Answer: People with bipolar disorder can certainly think differently than other people, perhaps have a different emotional responses to things than other people, but crazy is a pejorative term. Bipolar disorder is a medical illness that is due to dysfunction in the central nervous system or the brain.

And to demean it, such a serious condition, such a poignant and heartbreaking condition, with a term like crazy is just not justice.

Question: Are there any natural remedies that will help treat my bipolar disorder such as vitamins, omega-3 fatty acids?

Answer: Natural remedies are of great interest to us. And we should take note of the fact that lithium began at the end of the nineteenth century as a kind of natural remedy for actually many different disorders. It turned out that it really did help manic depressive illness. And looking to natural remedies makes a lot of sense, because we never know when we will get the next great intervention. Unfortunately, many of the natural remedies that are out there are not going to be as effective as the proven treatments, and what we want to do is regard them as more complementary.

Is There a Diet for Bipolar Disorder?

There is no specific bipolar diet. Nevertheless, it is important to make wise dietary choices that will help you maintain a healthy weight and stay well. These choices include:

  • Avoiding the “Western” style diet that’s rich in red meats, saturated fats and trans fats, and simple carbohydrates. This eating style is associated with an increased risk for obesity, type 2 diabetes, a heart disease.
  • Eating a balance of protective, nutrient-dense foods. These foods include fresh fruits, vegetables, legumes, whole grains, lean meats, cold water fish, eggs, low-fat dairy, soy products, and nuts and seeds. These foods provide optimal levels of nutrients necessary to maintain good health and prevent disease.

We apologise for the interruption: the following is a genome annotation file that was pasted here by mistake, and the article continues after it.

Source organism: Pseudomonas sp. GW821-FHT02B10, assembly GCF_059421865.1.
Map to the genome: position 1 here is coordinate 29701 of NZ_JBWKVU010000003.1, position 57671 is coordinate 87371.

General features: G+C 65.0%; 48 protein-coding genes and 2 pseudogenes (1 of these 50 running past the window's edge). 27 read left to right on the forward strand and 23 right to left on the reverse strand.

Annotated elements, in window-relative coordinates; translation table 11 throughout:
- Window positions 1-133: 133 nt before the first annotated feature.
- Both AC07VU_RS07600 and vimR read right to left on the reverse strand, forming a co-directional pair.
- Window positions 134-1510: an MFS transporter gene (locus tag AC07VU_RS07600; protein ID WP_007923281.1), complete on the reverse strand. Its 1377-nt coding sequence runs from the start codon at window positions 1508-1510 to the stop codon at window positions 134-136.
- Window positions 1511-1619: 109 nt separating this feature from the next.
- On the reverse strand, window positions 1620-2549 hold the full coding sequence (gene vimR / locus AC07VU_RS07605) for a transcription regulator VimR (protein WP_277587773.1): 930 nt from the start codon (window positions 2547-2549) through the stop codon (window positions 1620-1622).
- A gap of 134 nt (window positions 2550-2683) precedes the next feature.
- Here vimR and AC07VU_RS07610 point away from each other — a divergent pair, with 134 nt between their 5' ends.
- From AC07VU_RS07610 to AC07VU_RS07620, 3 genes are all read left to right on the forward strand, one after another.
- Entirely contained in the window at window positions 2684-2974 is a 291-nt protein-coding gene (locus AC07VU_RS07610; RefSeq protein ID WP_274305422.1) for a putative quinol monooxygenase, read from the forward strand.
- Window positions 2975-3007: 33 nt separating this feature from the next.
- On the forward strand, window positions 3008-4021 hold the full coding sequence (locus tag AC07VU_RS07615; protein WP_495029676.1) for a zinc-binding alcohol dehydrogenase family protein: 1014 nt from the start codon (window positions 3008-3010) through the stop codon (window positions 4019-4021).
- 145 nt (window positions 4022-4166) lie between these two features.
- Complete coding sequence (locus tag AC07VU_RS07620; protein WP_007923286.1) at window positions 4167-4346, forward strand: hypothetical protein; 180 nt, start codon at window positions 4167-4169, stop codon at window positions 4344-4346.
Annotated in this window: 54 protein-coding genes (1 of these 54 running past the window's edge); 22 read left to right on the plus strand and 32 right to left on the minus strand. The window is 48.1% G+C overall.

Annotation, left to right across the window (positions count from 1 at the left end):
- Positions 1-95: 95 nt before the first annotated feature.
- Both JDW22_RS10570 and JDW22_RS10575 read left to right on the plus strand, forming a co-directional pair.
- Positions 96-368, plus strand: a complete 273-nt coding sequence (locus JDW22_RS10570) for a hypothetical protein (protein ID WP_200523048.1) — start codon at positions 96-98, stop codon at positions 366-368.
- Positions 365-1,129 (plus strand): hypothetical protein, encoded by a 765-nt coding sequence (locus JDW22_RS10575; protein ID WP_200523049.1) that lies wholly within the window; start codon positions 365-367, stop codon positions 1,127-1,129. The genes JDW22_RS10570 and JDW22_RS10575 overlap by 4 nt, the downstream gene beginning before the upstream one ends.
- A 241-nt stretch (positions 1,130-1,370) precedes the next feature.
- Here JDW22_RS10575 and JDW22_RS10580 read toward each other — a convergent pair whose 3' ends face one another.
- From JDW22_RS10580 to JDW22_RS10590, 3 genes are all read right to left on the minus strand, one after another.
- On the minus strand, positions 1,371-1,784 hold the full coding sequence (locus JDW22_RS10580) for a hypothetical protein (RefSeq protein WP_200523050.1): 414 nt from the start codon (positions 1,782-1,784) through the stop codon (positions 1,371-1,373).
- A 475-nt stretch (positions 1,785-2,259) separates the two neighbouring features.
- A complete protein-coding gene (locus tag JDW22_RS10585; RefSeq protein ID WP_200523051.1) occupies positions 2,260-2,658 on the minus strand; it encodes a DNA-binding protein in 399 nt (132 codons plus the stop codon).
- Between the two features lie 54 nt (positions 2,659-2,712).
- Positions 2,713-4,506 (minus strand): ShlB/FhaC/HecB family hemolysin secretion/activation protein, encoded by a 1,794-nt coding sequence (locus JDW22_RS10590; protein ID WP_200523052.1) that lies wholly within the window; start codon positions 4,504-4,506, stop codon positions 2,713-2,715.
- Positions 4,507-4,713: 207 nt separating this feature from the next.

• Watching caloric intake and exercising regularly to maintain a healthy weight. Some findings show that those with bipolar disorder may have a greater risk for overweight and obesity. Talk to your doctor about ways to avoid  weight gain when taking bipolar medications.

Does Fish Oil Improve Mood With Bipolar Disorder?

The American Heart Association (AHA) recommends eating fatty fish at least two times a week. Good choices include:

  • albacore tuna
  • herring
  • mackerel
  • salmon
  • trout

If you do not enjoy fish, the AHA recommends taking 0.5 to 1.8 grams of fish oil per day as supplements. That way you will get enough eicosapentaenoic acid (EPA) and docosahexaenoic acid (DHA).

Fish oil can help keep your heart healthy. But some experts also believe that fish oil is an important bipolar supplement and that it plays a key role in brain function and behavior. These experts report that omega-3 fatty acids are important for those with bipolar disorder, particularly if they have an increased risk of cardiovascular disease or elevated triglycerides.

Because for some patients there may be additional benefit of adding omega-3 fatty acids, folate, or other vitamins or minerals to their treatment, but at this point it would not be helpful to regard those as a substitute for proven treatments. Adding them on makes a lot of sense — see if they work for you — but don’t use them instead of things that have been shown to work.
Article sources:
Gary Sachs, M.D., Director, Bipolar Clinic and Research Program, Massachusetts General Hospital
Robert Findling, M.D., Director, Child and Adolescent Psychology, University Hospitals Case Medical Center
www.Webmd.com

© Copyright 2011  Allison Stuart Kaplan  www.Askinyourface.com LLC

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Comments

  1. Wonderful, wonderful—my close friend suffers from this, and this article just might help her. She embraces pharmaceuticals ( which are necessary) and eats only processed foods heated in the microwave. Allison, thanks for this post.

  2. Great info……thank you.